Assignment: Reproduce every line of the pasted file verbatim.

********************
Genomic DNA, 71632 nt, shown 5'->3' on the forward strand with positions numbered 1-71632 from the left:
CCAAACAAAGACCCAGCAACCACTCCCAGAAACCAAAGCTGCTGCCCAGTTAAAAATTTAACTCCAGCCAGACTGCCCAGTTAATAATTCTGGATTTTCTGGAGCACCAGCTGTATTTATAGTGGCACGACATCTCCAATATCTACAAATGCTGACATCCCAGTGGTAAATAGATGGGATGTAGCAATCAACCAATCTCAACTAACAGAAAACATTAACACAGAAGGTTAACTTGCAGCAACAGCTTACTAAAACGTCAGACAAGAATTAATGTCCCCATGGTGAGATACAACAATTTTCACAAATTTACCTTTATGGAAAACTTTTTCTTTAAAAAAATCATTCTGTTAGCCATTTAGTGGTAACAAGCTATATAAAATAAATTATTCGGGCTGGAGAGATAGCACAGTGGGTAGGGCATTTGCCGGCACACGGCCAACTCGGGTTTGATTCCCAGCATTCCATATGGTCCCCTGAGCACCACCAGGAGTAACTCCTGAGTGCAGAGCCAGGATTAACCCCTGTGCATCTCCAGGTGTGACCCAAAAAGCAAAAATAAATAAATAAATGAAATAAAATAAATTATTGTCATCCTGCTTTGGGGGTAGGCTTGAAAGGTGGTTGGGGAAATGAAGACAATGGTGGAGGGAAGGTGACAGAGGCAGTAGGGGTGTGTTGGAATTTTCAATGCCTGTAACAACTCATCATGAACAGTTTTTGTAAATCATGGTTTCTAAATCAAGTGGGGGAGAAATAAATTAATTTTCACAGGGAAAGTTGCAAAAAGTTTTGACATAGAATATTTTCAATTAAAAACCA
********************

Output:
Genomic DNA, 71632 nt, shown 5'->3' on the forward strand with positions numbered 1-71632 from the left:
CCAAACAAAGACCCAGCAACCACTCCCAGAAACCAAAGCTGCTGCCCAGTTAAAAATTTAACTCCAGCCAGACTGCCCAGTTAATAATTCTGGATTTTCTGGAGCACCAGCTGTATTTATAGTGGCACGACATCTCCAATATCTACAAATGCTGACATCCCAGTGGTAAATAGATGGGATGTAGCAATCAACCAATCTCAACTAACAGAAAACATTAACACAGAAGGTTAACTTGCAGCAACAGCTTACTAAAACGTCAGACAAGAATTAATGTCCCCATGGTGAGATACAACAATTTTCACAAATTTACCTTTATGGAAAACTTTTTCTTTAAAAAAATCATTCTGTTAGCCATTTAGTGGTAACAAGCTATATAAAATAAATTATTCGGGCTGGAGAGATAGCACAGTGGGTAGGGCATTTGCCGGCACACGGCCAACTCGGGTTTGATTCCCAGCATTCCATATGGTCCCCTGAGCACCACCAGGAGTAACTCCTGAGTGCAGAGCCAGGATTAACCCCTGTGCATCTCCAGGTGTGACCCAAAAAGCAAAAATAAATAAATAAATGAAATAAAATAAATTATTGTCATCCTGCTTTGGGGGTAGGCTTGAAAGGTGGTTGGGGAAATGAAGACAATGGTGGAGGGAAGGTGACAGAGGCAGTAGGGGTGTGTTGGAATTTTCAATGCCTGTAACAACTCATCATGAACAGTTTTTGTAAATCATGGTTTCTAAATCAAGTGGGGGAGAAATAAATTAATTTTCACAGGGAAAGTTGCAAAAAGTTTTGACATAGAATATTTTCAATTAAAAACCA